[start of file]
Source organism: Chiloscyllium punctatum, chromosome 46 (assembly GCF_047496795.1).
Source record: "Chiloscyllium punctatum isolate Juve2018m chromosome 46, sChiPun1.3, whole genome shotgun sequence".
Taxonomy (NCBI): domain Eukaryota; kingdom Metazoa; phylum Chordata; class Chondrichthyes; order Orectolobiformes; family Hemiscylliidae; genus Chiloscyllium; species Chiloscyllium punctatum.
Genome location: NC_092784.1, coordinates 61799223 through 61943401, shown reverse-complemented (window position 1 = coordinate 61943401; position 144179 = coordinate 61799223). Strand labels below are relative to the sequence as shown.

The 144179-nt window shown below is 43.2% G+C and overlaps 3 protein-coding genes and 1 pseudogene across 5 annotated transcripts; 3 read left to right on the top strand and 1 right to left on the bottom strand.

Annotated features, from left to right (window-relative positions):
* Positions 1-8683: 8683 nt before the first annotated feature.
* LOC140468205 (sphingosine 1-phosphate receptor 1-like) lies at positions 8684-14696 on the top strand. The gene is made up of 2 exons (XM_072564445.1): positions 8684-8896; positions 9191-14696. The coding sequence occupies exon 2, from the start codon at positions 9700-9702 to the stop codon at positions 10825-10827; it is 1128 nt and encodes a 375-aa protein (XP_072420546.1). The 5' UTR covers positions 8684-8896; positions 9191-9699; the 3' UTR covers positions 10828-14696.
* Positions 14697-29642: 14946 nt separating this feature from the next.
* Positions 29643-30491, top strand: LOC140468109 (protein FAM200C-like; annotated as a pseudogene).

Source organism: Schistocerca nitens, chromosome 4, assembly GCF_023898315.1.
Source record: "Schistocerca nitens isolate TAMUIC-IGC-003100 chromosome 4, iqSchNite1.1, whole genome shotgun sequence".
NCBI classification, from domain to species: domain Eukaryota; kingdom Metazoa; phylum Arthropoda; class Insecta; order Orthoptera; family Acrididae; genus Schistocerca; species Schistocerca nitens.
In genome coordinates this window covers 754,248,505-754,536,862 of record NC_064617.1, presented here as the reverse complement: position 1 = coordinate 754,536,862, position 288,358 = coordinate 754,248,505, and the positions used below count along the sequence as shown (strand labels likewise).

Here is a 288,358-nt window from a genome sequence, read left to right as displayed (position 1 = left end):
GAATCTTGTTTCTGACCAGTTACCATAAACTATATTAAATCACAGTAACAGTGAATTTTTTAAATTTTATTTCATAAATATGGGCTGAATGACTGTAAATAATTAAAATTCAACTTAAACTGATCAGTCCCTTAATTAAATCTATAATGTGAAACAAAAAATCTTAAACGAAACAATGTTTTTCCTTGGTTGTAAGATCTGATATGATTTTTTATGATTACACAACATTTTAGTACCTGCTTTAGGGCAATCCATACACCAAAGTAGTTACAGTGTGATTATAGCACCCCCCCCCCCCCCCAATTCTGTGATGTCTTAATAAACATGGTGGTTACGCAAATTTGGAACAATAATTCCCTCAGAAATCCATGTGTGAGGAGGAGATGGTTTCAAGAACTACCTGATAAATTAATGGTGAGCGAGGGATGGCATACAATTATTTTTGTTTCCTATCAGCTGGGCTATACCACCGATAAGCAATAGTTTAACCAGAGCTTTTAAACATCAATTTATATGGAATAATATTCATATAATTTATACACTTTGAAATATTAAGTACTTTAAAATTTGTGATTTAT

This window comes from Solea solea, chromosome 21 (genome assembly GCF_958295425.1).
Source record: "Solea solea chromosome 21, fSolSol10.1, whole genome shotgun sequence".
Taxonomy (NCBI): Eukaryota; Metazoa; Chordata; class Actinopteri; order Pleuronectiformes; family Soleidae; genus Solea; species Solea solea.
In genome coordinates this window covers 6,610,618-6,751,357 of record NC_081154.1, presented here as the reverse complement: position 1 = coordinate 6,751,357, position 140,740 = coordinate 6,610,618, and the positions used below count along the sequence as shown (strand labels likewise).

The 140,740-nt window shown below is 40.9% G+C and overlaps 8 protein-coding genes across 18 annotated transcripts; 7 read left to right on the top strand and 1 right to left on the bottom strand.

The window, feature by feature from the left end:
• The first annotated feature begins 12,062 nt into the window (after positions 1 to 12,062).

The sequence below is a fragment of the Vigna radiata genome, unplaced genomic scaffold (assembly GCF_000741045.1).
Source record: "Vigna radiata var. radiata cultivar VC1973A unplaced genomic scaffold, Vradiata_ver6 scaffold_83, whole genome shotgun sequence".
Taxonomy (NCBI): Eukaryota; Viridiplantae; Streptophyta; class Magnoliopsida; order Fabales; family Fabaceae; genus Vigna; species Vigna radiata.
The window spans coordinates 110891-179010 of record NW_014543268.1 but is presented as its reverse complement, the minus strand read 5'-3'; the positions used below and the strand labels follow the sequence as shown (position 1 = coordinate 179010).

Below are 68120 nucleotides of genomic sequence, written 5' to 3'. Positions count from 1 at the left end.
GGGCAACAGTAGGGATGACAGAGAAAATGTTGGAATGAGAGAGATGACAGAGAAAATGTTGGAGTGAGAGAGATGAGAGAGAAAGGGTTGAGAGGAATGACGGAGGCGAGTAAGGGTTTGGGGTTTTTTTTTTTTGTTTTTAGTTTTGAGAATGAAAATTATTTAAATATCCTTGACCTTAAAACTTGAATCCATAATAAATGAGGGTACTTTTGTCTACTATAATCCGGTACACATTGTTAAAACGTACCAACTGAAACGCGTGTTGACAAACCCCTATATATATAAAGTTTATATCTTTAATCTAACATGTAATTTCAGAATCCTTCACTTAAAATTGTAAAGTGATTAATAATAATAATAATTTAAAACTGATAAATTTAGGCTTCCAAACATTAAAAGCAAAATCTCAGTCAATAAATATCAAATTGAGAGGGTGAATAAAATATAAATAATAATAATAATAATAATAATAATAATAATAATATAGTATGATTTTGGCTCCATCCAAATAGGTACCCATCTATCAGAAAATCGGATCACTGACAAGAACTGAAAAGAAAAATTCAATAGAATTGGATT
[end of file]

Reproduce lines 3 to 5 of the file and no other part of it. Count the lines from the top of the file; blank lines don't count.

Taxonomy (NCBI): domain Eukaryota; kingdom Metazoa; phylum Chordata; class Chondrichthyes; order Orectolobiformes; family Hemiscylliidae; genus Chiloscyllium; species Chiloscyllium punctatum.
Genome location: NC_092784.1, coordinates 61799223 through 61943401, shown reverse-complemented (window position 1 = coordinate 61943401; position 144179 = coordinate 61799223). Strand labels below are relative to the sequence as shown.

The 144179-nt window shown below is 43.2% G+C and overlaps 3 protein-coding genes and 1 pseudogene across 5 annotated transcripts; 3 read left to right on the top strand and 1 right to left on the bottom strand.